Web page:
14. Power, Resistance, and Freedom

  1. Christopher Falzon2,
  2. Timothy O'Leary3 and
  3. Jana Sawicki4
  1. Jon Simons

Published Online: 5 FEB 2013

DOI: 10.1002/9781118324905.ch14

A Companion to Foucault

A Companion to Foucault

How to Cite

Simons, J. (2013) Power, Resistance, and Freedom, in A Companion to Foucault (eds C. Falzon, T. O'Leary and J. Sawicki), John Wiley & Sons, Ltd, Chichester, UK. doi: 10.1002/9781118324905.ch14

Editor Information

  1. 2

    University of Newcastle, Australia

  2. 3

    University of Hong Kong, Hong Kong

  3. 4

    Williams College, USA

Author Information

  1. Indiana University, Bloomington, USA

Publication History

  1. Published Online: 5 FEB 2013
  2. Published Print: 12 MAR 2013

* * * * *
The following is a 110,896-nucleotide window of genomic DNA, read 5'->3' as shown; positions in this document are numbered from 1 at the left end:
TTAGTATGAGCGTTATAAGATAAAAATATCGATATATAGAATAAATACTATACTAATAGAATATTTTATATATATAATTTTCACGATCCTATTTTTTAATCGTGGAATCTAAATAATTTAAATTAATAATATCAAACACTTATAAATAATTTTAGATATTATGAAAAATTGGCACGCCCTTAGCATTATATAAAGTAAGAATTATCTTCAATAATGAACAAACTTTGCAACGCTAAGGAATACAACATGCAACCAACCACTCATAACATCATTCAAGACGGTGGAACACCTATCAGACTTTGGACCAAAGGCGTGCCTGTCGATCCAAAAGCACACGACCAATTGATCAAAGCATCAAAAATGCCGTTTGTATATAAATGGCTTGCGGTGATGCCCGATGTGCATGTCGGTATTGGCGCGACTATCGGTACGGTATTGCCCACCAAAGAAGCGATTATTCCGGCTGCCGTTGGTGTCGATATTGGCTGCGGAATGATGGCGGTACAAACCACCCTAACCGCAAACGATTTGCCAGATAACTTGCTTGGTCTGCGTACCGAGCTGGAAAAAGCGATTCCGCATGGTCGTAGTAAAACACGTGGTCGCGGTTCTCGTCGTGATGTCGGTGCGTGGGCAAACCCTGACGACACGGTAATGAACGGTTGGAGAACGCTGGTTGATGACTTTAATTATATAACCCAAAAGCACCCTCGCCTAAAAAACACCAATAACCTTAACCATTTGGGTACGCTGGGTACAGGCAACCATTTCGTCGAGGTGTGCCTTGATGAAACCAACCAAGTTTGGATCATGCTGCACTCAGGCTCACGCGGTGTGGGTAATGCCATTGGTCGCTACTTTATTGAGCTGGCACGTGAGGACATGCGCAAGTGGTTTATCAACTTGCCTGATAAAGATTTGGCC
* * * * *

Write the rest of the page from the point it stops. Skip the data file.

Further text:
ISBN Information

Print ISBN: 9781444334067

Online ISBN: 9781118324905



  • discipline;
  • domination;
  • ethics;
  • Foucault;
  • freedom;
  • governmentality;
  • knowledge;
  • liberty;
  • power;
  • resistance


This chapter first outlines some of Foucault' s conceptualizations of forms of power, focusing on discipline and biopower. The first section explores the extent to which Foucault understood modern power relations to be constraining limits, inhospitable to freedom. The second section focuses on some of Foucault's general conceptualizations rather than specific historical analyses of power and resistance. The third section follows Foucault's conceptualization of power relations as more expansive and complex than domination. In the final section Foucault's affirmative conceptualization of power relations in the forms of liberty and freedom, not only resistance, comes to light. The section argues that Foucault's theorization and practice of resistance and liberty illustrate that, under contemporary conditions, resistance is the most viable way to practice freedom. Most of Foucault's work on ethical concern for the self focuses on the Classical Greek and Hellenistic eras, as Greek ethics turns power relations on the self.